From the Montreal Holocaust Memorial Centre

Mauer Zarkower Family Correspondence, by Cornelia Strickler

The Mauer and Zarkower family correspondence is a collection of letters and postcards written between 1939 and 1948 by members of three Polish families, who were all related by marriage.

When I was first asked to sort those letters, two questions came to my mind: first, are these personal letters really interesting historically and second, how will I sort them when I don’t understand the slightest word of Polish?

Soon, my questions were answered.  The file contained translations of some of the letters. I read them and learned about the story of different family members, some who had immigrated to Canada or the United States before the war, some who lived in Poland and one who had left Poland only to go back months before the beginning of World War II.

I learned what happened to the families during the Nazi occupation of Poland; how some members of those families had been shot in the head during “actions” (round-ups of Jews), while others had succeeded to escape and survive.

Step by step I acquainted myself with the different handwritings, signatures and some Polish word such as “Kochani” (My dears) or “Lipca” (July).  I felt a little bit like a graphologist and every time I could identify the sender without a signature it was a small victory.  It wasn’t always easy.  For example, for more than an hour I sorted letters according to what I thought was the name of the sender… before realizing it was a Polish word meaning “Yours”!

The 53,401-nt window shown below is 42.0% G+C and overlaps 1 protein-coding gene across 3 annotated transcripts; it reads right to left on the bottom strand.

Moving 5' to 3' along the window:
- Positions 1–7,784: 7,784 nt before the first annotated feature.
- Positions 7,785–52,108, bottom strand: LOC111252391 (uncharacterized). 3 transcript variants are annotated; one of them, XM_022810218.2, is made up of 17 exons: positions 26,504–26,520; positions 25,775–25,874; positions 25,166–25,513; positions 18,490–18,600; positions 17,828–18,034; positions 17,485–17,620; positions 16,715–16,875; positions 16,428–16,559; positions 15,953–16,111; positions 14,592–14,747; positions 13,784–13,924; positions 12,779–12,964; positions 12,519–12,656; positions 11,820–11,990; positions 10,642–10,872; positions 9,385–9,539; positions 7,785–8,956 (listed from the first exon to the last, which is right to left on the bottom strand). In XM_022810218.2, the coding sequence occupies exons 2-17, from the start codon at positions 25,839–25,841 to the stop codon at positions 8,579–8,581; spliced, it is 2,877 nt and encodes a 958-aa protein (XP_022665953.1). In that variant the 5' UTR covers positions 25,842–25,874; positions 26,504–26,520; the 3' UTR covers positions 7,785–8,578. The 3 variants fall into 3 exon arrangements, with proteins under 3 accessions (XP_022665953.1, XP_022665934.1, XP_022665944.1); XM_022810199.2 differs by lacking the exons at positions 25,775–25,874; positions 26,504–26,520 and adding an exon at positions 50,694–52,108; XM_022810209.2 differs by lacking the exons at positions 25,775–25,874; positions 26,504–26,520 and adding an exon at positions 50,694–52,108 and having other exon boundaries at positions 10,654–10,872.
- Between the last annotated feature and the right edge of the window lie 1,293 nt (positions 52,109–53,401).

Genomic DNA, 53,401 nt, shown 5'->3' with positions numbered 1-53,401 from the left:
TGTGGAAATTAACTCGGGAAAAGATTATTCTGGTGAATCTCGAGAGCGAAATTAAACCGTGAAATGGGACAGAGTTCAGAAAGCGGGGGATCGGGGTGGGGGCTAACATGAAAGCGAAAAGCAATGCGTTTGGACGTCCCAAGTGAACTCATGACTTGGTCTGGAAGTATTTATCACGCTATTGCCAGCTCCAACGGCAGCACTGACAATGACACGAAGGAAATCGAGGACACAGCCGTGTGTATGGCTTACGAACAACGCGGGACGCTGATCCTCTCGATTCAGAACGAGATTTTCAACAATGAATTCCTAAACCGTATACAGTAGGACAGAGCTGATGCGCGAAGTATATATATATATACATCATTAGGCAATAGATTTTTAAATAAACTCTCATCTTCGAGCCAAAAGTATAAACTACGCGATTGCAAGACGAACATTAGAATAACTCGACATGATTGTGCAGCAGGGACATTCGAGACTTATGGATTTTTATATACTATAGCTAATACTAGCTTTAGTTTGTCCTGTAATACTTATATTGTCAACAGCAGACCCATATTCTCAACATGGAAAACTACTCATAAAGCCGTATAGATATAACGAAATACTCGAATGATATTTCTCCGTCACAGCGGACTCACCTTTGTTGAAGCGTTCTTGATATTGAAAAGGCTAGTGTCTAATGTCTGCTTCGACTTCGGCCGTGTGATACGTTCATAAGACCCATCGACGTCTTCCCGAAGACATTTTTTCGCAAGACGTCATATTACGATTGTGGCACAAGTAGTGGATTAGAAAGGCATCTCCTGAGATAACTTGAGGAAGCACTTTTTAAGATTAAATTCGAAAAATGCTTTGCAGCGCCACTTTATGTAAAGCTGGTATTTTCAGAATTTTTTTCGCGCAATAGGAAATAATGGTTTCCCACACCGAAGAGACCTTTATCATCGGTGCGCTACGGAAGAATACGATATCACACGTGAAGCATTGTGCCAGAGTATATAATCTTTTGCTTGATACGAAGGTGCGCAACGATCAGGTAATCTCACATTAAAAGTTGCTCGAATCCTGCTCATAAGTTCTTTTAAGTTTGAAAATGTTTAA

Some of the letters were marked with a letter and number, signs that someone had attempted to organize the correspondence.  Unfortunately, this classification did not follow a specific order.  It was neither chronological, nor did the numbers match any specific name.  Finding no logical previous order, I decided to organize the correspondence according to the names of the senders.  I classified letters, first by the last name of the sender, then by first name and finally chronologically.  In the end, I had five letter folders: the Mauers; the Perlsteins; the Zarkowers, one with various senders and one with unidentified senders.  A second series contains postcards that are also organized by name and date.

This mission was like an investigation; it took a lot of observation to find and understand names, dates and places.  The letters give us a glimpse of the personal stories and dilemmas of Jewish families living on two continents during dangerous and hopeless times.  By 1945, only a handful of family members were still alive in Europe and were able to be reunited with their relatives in North America.

 Cornelia Strickler is a volunteer at the Montreal Holocaust Memorial Centre.  She helps with cataloguing and documentation of new accessions.

2 Comments to “From the Montreal Holocaust Memorial Centre”

  1. Marion says:

    What an experience to try to sort through the signposts of so many connected souls. It must have been surreal at times.On the one hand you did’t know what they were telling each other yet you treated their letters with reverence and a deeply felt sense of mission that the stories showing through all of these messages must be preserved for those who can understand the words only too well.

  2. Outstanding article once again!! Thanks a lot!

Leave a Comment